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Two years later, when the camp was liberated by U.S. troops, Garfein was the only member of his immediate family still alive. He eventually made his way to an uncle living in the U.S., and worked his way up on Broadway, where he directed his first hit play at age 25.
Garfein will speak about “The Life of a Holocaust Survivor and Theatre-Film Artist” at 1:30 p.m. Jan. 30 at the University Union, Golden Eagle Suite.
After the free lecture, Garfein will answer questions from the audience and sign copies of his 2010 book, Life and Acting – Techniques for the Actor. The Jewish Studies Program is sponsoring the event.
After arriving in the U.S., Garfein took acting classes at the Dramatic Workshop of The New School in New York City and joined The Actors Studio. After appearing in a few Broadway plays, he made his Broadway debut as a director in 1953. He also produced two plays by Arthur Miller, “The Price” and “The American Clock,” and directed many Broadway and off-Broadway productions and the world premiere of Samuel Beckett’s “Nacht and Traume” in Austria.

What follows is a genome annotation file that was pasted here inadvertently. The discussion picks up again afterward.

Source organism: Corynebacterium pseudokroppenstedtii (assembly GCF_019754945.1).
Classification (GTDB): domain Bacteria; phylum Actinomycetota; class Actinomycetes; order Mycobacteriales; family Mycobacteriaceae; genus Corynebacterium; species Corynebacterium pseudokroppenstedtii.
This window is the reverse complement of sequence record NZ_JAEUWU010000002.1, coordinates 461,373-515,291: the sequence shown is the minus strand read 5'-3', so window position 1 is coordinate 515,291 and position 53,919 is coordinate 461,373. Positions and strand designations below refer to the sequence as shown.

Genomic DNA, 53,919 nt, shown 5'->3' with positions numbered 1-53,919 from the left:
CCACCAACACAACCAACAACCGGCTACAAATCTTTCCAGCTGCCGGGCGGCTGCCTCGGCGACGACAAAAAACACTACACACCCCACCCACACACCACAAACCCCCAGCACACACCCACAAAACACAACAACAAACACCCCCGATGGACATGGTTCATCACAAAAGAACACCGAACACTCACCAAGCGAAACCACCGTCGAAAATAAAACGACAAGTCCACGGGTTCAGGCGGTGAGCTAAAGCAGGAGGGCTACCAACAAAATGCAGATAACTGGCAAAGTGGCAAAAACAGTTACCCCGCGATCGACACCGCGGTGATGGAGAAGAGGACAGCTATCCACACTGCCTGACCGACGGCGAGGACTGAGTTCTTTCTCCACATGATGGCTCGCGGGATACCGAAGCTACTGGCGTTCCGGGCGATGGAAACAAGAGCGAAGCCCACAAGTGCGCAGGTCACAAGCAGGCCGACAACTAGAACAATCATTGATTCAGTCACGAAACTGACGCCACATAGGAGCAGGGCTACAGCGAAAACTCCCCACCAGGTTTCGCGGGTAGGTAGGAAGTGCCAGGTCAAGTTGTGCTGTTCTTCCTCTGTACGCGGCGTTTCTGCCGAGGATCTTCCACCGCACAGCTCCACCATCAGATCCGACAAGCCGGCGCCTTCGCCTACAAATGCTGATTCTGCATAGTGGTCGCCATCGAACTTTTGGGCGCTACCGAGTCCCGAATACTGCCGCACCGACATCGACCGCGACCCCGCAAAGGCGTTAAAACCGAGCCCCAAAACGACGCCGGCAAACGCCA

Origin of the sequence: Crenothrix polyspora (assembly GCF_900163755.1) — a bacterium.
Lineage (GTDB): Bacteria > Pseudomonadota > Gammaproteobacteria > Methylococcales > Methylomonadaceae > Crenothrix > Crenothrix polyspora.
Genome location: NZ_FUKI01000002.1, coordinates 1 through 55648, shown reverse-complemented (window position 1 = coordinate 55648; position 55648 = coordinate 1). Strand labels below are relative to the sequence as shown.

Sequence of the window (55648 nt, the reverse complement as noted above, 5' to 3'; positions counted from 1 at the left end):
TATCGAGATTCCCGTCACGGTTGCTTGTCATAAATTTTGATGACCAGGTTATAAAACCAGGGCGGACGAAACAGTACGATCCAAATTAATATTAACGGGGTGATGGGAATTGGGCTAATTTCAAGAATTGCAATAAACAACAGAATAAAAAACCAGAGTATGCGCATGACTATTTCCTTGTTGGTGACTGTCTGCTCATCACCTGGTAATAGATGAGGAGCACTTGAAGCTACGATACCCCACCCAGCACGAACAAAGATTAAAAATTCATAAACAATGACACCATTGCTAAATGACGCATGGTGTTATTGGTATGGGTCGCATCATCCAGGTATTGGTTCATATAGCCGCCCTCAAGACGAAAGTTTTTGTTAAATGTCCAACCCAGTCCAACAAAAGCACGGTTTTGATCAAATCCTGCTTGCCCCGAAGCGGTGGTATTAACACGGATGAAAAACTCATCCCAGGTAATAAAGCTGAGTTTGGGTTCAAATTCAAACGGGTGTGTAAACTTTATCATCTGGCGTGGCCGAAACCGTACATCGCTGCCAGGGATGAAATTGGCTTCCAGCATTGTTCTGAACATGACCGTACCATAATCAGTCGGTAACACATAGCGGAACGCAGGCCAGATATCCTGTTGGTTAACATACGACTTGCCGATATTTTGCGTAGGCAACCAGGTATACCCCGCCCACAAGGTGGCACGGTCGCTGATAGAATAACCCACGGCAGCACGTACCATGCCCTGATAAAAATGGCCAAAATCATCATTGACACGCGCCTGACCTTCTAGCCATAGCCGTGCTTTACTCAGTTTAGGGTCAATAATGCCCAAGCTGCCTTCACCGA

In 1957, he directed the first of three Hollywood films, The Strange One. His other film credits include 1961’s Something Wild, for which he co-wrote the screenplay, and the 1987 documentary The Journey Back, which chronicles Garfein’s return to Auschwitz.
He also taught acting classes around the world, served as director of The Actors Studio in Los Angeles in 1967 and created the Harold Clurman Theatre in New York City.
- Nancy Kolsti, News Promotions